Meanwhile, the Chinese government has evaded accountability for its serious human rights abuses such as the arbitrary detention of ethnic Uyghurs and other Turkic Muslims in Xinjiang, forced relocations and religious repression in Tibet, the dismantling of democracy in Hong Kong, and widespread censorship, surveillance and repression nationwide. In August 2022, the U.N. human rights office issued a damning report concluding that alleged rights violations in Xinjiang “may constitute crimes against humanity.”

But in the two years since, there has been no follow-up because Beijing refuses to acknowledge the abuses and has railed against efforts to discuss the matter at the Human Rights Council.

As a first step, Japan should work with a small group of countries to lead efforts for a joint statement at the Council condemning human rights violations in China. This would send a message that powerful countries that commit crimes cannot avoid scrutiny.

Japan should also urge U.N. High Commissioner for Human Rights Volker Turk to brief the Human Rights Council on updates since the U.N. report’s publication and whether China has implemented the recommendations.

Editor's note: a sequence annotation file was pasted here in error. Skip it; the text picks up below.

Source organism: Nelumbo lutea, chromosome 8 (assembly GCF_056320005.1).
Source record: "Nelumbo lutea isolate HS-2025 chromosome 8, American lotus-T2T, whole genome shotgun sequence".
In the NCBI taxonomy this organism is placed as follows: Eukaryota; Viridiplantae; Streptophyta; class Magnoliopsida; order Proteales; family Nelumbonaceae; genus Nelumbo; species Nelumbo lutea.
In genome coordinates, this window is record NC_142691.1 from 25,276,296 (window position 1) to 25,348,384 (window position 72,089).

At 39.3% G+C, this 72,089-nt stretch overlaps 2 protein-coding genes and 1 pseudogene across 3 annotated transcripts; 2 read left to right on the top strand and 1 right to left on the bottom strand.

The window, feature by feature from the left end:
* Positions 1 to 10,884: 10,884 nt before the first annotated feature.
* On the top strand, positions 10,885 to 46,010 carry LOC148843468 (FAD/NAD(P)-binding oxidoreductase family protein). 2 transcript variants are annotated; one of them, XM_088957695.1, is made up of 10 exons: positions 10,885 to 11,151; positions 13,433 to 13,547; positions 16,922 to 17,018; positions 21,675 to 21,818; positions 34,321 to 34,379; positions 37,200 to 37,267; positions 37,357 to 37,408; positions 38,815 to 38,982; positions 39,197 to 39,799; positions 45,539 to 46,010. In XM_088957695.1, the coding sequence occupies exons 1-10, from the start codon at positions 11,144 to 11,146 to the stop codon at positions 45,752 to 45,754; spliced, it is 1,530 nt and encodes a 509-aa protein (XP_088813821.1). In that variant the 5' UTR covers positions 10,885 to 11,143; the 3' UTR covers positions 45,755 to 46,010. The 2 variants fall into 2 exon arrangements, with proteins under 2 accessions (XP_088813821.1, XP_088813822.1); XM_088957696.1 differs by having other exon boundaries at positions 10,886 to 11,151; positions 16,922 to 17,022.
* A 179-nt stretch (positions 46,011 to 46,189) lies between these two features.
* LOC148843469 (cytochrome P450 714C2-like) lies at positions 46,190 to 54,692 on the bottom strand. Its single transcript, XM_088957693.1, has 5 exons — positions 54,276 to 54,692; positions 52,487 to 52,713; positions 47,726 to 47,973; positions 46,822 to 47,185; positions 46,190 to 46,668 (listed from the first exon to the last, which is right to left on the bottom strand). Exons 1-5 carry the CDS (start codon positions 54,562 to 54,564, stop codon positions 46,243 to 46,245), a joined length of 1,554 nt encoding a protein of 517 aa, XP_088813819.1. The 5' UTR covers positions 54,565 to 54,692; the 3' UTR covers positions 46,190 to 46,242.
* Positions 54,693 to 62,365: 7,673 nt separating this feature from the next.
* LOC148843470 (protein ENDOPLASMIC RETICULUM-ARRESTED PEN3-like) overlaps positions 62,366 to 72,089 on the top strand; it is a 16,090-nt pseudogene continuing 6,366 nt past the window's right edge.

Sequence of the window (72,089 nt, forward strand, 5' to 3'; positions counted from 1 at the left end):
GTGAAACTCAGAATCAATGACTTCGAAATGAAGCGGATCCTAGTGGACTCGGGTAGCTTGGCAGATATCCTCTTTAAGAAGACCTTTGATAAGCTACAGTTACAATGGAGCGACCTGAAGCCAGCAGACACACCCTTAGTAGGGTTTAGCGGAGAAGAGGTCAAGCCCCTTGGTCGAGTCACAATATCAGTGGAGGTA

Shifting to Myanmar, the military junta there has been committing crimes against humanity and war crimes since the 2021 coup. Much of the country is an active war zone, with civilians caught in the crossfire. Earlier this year, the junta introduced conscription, which it has carried out abusively, and thousands have fled to avoid recruitment.

Stemming the flow of weapons and revenue to the military is key to compelling the junta to change course.

Japan has already condemned indiscriminate airstrikes and attacks on civilians in Myanmar and criticized the junta’s failure to release political prisoners. But it needs to follow up. Tokyo should support the U.K. and other like-minded governments at the Security Council in their efforts to impose an arms embargo on Myanmar, refer the situation to the International Criminal Court and impose targeted sanctions on military-owned companies.